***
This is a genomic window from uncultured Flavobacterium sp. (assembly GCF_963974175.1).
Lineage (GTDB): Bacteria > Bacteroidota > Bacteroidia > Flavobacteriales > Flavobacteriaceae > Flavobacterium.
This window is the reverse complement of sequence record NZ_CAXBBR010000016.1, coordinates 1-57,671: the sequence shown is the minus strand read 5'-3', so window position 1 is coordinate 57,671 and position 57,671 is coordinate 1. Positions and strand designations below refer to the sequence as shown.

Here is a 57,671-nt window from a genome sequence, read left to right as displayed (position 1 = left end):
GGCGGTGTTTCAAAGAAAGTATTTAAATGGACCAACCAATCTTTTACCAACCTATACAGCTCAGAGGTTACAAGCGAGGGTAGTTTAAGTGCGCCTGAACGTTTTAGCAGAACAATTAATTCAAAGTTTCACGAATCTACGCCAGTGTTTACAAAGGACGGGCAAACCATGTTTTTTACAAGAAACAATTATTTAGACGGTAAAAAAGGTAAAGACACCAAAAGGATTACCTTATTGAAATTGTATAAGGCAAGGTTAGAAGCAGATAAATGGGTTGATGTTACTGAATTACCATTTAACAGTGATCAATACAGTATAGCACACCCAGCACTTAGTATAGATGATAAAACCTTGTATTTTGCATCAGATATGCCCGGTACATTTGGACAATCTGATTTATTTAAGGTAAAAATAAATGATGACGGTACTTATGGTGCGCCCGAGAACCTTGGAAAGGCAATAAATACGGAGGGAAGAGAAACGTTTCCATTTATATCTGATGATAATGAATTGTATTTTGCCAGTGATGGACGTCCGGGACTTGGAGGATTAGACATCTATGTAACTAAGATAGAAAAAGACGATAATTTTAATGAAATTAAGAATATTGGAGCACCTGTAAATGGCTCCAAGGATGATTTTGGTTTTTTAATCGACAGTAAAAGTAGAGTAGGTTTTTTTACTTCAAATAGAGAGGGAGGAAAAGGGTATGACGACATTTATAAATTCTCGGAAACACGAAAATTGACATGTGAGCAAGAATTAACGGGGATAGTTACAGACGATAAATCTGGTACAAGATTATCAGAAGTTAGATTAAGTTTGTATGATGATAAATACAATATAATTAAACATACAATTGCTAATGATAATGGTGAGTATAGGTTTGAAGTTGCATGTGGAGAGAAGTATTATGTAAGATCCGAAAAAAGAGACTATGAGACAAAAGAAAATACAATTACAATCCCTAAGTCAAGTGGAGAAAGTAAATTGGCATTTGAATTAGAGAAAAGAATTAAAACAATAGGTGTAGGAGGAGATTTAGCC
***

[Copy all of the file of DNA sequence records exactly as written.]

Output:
This is a genomic window from uncultured Flavobacterium sp. (assembly GCF_963974175.1).
Lineage (GTDB): Bacteria > Bacteroidota > Bacteroidia > Flavobacteriales > Flavobacteriaceae > Flavobacterium.
This window is the reverse complement of sequence record NZ_CAXBBR010000016.1, coordinates 1-57,671: the sequence shown is the minus strand read 5'-3', so window position 1 is coordinate 57,671 and position 57,671 is coordinate 1. Positions and strand designations below refer to the sequence as shown.

Here is a 57,671-nt window from a genome sequence, read left to right as displayed (position 1 = left end):
GGCGGTGTTTCAAAGAAAGTATTTAAATGGACCAACCAATCTTTTACCAACCTATACAGCTCAGAGGTTACAAGCGAGGGTAGTTTAAGTGCGCCTGAACGTTTTAGCAGAACAATTAATTCAAAGTTTCACGAATCTACGCCAGTGTTTACAAAGGACGGGCAAACCATGTTTTTTACAAGAAACAATTATTTAGACGGTAAAAAAGGTAAAGACACCAAAAGGATTACCTTATTGAAATTGTATAAGGCAAGGTTAGAAGCAGATAAATGGGTTGATGTTACTGAATTACCATTTAACAGTGATCAATACAGTATAGCACACCCAGCACTTAGTATAGATGATAAAACCTTGTATTTTGCATCAGATATGCCCGGTACATTTGGACAATCTGATTTATTTAAGGTAAAAATAAATGATGACGGTACTTATGGTGCGCCCGAGAACCTTGGAAAGGCAATAAATACGGAGGGAAGAGAAACGTTTCCATTTATATCTGATGATAATGAATTGTATTTTGCCAGTGATGGACGTCCGGGACTTGGAGGATTAGACATCTATGTAACTAAGATAGAAAAAGACGATAATTTTAATGAAATTAAGAATATTGGAGCACCTGTAAATGGCTCCAAGGATGATTTTGGTTTTTTAATCGACAGTAAAAGTAGAGTAGGTTTTTTTACTTCAAATAGAGAGGGAGGAAAAGGGTATGACGACATTTATAAATTCTCGGAAACACGAAAATTGACATGTGAGCAAGAATTAACGGGGATAGTTACAGACGATAAATCTGGTACAAGATTATCAGAAGTTAGATTAAGTTTGTATGATGATAAATACAATATAATTAAACATACAATTGCTAATGATAATGGTGAGTATAGGTTTGAAGTTGCATGTGGAGAGAAGTATTATGTAAGATCCGAAAAAAGAGACTATGAGACAAAAGAAAATACAATTACAATCCCTAAGTCAAGTGGAGAAAGTAAATTGGCATTTGAATTAGAGAAAAGAATTAAAACAATAGGTGTAGGAGGAGATTTAGCC